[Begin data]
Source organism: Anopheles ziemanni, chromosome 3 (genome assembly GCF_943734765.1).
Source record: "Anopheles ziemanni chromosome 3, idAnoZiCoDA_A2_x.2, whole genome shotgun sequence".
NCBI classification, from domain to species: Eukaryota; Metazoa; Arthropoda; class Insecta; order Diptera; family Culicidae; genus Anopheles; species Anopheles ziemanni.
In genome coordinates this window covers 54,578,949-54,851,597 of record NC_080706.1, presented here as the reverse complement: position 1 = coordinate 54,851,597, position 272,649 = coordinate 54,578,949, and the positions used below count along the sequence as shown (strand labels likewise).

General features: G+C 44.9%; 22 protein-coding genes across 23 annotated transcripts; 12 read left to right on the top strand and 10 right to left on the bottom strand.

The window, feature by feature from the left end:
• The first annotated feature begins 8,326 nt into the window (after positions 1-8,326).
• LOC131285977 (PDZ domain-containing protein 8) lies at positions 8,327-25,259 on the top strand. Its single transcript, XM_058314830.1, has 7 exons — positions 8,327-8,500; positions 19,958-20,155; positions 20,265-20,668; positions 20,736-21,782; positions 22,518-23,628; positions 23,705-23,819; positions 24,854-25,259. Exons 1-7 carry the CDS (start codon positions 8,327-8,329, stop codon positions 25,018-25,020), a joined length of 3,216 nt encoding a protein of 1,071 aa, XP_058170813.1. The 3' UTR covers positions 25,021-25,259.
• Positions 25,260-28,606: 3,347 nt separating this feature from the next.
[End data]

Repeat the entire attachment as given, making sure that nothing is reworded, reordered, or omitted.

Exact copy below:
Source organism: Anopheles ziemanni, chromosome 3 (genome assembly GCF_943734765.1).
Source record: "Anopheles ziemanni chromosome 3, idAnoZiCoDA_A2_x.2, whole genome shotgun sequence".
NCBI classification, from domain to species: Eukaryota; Metazoa; Arthropoda; class Insecta; order Diptera; family Culicidae; genus Anopheles; species Anopheles ziemanni.
In genome coordinates this window covers 54,578,949-54,851,597 of record NC_080706.1, presented here as the reverse complement: position 1 = coordinate 54,851,597, position 272,649 = coordinate 54,578,949, and the positions used below count along the sequence as shown (strand labels likewise).

General features: G+C 44.9%; 22 protein-coding genes across 23 annotated transcripts; 12 read left to right on the top strand and 10 right to left on the bottom strand.

The window, feature by feature from the left end:
• The first annotated feature begins 8,326 nt into the window (after positions 1-8,326).
• LOC131285977 (PDZ domain-containing protein 8) lies at positions 8,327-25,259 on the top strand. Its single transcript, XM_058314830.1, has 7 exons — positions 8,327-8,500; positions 19,958-20,155; positions 20,265-20,668; positions 20,736-21,782; positions 22,518-23,628; positions 23,705-23,819; positions 24,854-25,259. Exons 1-7 carry the CDS (start codon positions 8,327-8,329, stop codon positions 25,018-25,020), a joined length of 3,216 nt encoding a protein of 1,071 aa, XP_058170813.1. The 3' UTR covers positions 25,021-25,259.
• Positions 25,260-28,606: 3,347 nt separating this feature from the next.